IronCatch is regarded as the first supplement in the world to improve iron absorption without causing the side effects of most other related supplements. IronCatch can help raise iron levels considerably within the first thirty days of incorporating it into your diet. It is suitable for everybody – from 1-year-old children to adults in all age ranges. IronCatch is the first clinically approved supplement in the world for improving iron absorption!

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iron anemia deficiency Iron deficiency

Iron Deficiency and Hair Loss – What Are My Treatment Options?

It isn’t always easy to pin down precisely what the cause of hair loss is. Male-pattern baldness is widespread, and many other factors can lead to hair loss in men, women, and children. There is a link between iron deficiency and hair loss, with hair loss being one of the less common iron deficiency symptoms. Those suffering from other signs of low iron like fatigue and weakness could find that their hair loss is caused by the same condition.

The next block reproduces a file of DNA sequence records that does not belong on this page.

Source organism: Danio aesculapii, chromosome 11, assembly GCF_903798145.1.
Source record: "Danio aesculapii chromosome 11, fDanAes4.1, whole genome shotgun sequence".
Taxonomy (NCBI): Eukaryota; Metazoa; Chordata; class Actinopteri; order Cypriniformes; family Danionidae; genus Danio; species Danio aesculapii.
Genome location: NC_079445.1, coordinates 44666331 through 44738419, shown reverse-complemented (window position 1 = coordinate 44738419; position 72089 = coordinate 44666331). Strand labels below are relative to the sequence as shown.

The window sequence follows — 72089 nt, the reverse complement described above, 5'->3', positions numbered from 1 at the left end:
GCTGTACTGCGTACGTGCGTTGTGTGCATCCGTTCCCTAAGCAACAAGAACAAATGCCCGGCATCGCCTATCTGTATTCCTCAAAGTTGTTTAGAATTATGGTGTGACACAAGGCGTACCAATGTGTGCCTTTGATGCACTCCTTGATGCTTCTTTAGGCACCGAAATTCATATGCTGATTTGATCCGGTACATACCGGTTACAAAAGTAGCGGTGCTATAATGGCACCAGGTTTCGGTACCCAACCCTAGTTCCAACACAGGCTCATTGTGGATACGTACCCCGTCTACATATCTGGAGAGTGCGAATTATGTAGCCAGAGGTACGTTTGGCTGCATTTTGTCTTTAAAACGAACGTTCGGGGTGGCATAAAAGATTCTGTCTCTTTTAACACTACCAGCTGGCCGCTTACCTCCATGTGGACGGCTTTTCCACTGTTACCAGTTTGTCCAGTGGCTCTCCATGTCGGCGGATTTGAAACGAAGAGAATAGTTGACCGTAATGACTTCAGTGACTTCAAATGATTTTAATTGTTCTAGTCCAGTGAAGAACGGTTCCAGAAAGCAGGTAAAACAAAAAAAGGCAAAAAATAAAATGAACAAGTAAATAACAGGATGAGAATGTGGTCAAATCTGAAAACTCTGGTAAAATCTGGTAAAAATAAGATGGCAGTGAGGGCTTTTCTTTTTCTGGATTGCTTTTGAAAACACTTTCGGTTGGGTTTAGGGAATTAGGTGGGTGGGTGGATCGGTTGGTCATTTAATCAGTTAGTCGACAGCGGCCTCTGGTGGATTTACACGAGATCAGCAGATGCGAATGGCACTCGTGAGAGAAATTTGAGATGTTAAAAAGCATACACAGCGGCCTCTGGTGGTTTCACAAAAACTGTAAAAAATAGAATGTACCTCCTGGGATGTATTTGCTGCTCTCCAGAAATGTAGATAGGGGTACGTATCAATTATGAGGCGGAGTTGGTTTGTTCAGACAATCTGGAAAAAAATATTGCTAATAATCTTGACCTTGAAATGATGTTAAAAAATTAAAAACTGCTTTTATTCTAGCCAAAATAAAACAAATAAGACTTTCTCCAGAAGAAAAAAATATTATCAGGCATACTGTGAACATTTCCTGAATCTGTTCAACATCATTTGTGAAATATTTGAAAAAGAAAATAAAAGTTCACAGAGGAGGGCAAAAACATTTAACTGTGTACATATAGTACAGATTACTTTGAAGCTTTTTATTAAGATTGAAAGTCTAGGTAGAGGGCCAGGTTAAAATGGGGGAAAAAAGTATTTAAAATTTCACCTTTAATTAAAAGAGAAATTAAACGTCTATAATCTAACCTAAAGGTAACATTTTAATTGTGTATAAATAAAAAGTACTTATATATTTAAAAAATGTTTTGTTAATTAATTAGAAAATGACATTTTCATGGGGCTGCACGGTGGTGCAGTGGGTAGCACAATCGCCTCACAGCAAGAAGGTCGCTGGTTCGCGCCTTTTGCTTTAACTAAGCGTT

The Link Between Iron Deficiency and Hair Loss

Iron is critical to how the body moves oxygen through the blood. Hemoglobin is the protein that carries oxygen, and it contains iron. When the body has reduced hemoglobin, it has reduced oxygen-carrying capacity. In order to maintain health during these conditions, the body prioritizes blood flow to vital organs. Hair follicles are not a vital organ, and the restricted blood flow reduces their ability to function.